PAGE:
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Brown: Flirting over, Chris Kennedy must now win voters’ hearts

Chris Kennedy | AP File photo

Christopher Kennedy brought his famous family political name to Chicago some 30 years ago, and for most of that time, Illinois Democrats have been waiting for him to run for public office.

On Wednesday, Kennedy finally took the leap, announcing his candidacy for governor with a video in which he promises to “restore the American dream to the people of Illinois in a single generation.”

I’m not sure the people of Illinois will be that patient, although that could be the most honest assessment yet of how deeply we’ve dug the hole for ourselves.

Kennedy has flirted with campaigns so often in the past that some stopped taking him seriously, but he has never gone this far.


And indeed, there is every indication behind the scenes, where he has been making the rounds of Democratic groups and assembling a campaign team, that he is committed to the contest.

Then again, you’ll recall that the other great Hamlet of Illinois Democratic politics—former White House Chief of Staff Bill Daley—announced his campaign for governor in June of 2013 and had pulled out by September.

Until candidates actually file their nominating petitions and take a few punches on the campaign trail, you never know whether they will run the distance.

Kennedy’s early entry may give pause to some of the other candidates looking at entering the Democratic primary, but it seems unlikely to deter billionaire businessman J.B. Pritzker, who is more than capable of matching Kennedy’s ability to self-fund a campaign.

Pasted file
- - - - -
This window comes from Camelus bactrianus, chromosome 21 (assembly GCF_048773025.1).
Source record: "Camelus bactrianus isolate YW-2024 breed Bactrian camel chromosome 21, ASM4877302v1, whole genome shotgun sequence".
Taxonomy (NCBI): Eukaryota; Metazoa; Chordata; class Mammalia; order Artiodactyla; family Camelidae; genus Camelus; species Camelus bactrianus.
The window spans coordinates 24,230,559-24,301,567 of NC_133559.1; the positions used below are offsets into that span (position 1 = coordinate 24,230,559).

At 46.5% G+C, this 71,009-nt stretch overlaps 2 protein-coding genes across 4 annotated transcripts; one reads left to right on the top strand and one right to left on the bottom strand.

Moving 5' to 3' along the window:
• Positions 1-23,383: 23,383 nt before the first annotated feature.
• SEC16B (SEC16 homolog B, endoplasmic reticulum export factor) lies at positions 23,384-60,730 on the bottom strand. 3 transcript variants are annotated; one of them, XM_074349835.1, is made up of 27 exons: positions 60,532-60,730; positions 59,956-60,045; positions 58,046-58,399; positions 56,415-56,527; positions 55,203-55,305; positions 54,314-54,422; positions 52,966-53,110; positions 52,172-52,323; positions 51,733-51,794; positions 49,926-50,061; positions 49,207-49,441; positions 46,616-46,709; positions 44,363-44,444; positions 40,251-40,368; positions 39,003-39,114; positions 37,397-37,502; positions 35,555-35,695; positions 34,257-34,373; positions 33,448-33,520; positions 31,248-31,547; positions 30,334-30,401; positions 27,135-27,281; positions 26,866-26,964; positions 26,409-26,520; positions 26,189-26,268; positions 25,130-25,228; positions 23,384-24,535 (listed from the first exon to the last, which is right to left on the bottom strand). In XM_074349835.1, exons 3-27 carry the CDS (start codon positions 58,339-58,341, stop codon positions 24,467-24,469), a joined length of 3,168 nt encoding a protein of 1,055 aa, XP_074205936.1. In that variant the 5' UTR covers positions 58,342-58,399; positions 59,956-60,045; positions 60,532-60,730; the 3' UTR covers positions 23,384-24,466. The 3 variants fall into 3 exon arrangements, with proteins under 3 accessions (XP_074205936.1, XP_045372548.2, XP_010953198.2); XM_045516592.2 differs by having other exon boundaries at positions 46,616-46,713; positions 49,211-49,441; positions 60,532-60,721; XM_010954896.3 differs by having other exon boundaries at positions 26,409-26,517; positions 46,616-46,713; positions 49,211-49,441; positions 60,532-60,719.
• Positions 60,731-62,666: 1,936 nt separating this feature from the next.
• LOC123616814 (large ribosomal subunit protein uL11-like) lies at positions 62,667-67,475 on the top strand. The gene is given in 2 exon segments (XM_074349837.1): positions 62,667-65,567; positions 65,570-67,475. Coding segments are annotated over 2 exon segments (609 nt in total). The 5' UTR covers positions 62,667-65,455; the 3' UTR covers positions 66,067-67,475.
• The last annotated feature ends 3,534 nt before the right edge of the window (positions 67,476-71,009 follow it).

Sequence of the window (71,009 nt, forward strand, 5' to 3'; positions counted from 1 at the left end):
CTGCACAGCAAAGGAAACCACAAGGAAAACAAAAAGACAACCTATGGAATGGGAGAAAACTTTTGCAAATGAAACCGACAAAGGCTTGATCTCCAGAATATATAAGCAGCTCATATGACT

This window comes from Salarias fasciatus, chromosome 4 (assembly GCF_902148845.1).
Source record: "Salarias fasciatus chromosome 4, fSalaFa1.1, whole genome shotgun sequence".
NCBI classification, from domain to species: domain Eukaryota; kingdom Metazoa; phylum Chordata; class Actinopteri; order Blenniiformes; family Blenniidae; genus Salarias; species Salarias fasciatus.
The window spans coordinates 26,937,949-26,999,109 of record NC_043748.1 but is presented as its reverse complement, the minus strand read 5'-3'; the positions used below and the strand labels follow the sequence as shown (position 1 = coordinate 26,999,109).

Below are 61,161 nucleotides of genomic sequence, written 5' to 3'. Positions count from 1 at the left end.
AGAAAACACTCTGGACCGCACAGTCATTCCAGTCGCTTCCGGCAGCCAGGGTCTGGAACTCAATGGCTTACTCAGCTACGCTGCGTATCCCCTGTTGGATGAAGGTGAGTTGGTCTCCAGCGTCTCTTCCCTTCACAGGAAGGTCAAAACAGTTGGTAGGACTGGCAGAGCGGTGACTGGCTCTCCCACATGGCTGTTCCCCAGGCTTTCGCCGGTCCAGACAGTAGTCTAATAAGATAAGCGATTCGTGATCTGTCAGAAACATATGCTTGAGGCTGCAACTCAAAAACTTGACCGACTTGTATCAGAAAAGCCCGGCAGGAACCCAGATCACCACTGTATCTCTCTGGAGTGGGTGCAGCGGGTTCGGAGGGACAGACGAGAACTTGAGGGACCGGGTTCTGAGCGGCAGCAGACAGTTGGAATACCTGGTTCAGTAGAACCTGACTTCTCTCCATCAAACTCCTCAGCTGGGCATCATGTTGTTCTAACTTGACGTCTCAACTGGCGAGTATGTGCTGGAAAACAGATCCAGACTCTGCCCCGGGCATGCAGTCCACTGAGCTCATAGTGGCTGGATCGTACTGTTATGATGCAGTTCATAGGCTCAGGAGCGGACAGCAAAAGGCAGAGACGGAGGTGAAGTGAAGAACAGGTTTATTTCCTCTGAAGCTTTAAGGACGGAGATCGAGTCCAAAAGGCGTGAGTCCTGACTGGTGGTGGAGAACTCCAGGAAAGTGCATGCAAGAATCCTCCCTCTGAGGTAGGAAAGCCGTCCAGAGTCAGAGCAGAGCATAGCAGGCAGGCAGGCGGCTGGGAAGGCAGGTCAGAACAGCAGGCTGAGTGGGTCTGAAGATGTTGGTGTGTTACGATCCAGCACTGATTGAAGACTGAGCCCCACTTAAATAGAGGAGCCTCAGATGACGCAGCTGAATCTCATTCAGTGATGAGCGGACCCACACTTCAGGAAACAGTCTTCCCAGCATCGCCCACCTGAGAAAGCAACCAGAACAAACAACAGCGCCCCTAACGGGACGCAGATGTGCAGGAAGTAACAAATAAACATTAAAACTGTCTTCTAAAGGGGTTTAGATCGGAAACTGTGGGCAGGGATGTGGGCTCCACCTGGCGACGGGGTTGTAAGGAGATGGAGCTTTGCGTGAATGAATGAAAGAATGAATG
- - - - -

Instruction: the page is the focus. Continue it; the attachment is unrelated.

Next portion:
The largest political donation Kennedy ever made in Illinois was $10,000 to Pat Quinn in 2014, which raises questions about how much he’s even willing to spend.

Video campaign announcements have become commonplace for many candidates in recent years. It allows them to more carefully control their message.

But Kennedy’s decision to take that approach will receive extra scrutiny because of his previously expressed distaste for facing groups of reporters.

Kennedy baffled the news media at the Democratic National Convention in Philadelphia this summer when he gave a well-received speech slamming Gov. Bruce Rauner’s leadership, then fled afterward when reporters tried to question him about his remarks and whether he planned to run.

It resulted in a bizarre scene with him trapped in an elevator that I’m sure you’ll be seeing replayed.

Kennedy, who was four years old when his father Robert F. Kennedy was slain while campaigning for president, explained to me after the Philadelphia incident that he refuses to participate in the media scrums that are a staple of political campaigns, preferring one-on-one interviews instead.

I can’t blame him for disliking those impromptu question-and-answer sessions, known in the business as “gang bangs.” So do I.

But it speaks to the fact that he is different kind of cat than we usually see in politics, the complexities of which have yet to be explored.

He joked to our Tina Sfondeles on Wednesday that, “Clearly my elevator speech needs a little bit of work,” a display of self-awareness that previously had been missing.

The truth is that despite all these years of Kennedy’s name being floated for this office and that, even residents of Chicago don’t have much of a handle on who Chris Kennedy really is.

Kennedy has proven himself in many arenas since coming to Chicago to oversee the family’s business interests at the Merchandise Mart—as a businessman, as a concerned member of the community through his efforts to feed the hungry, and as the chairman of the University of Illinois Board of Trustees.

He still has a lot of work ahead of him, though, to prove himself to voters as someone who should become the next governor of Illinois.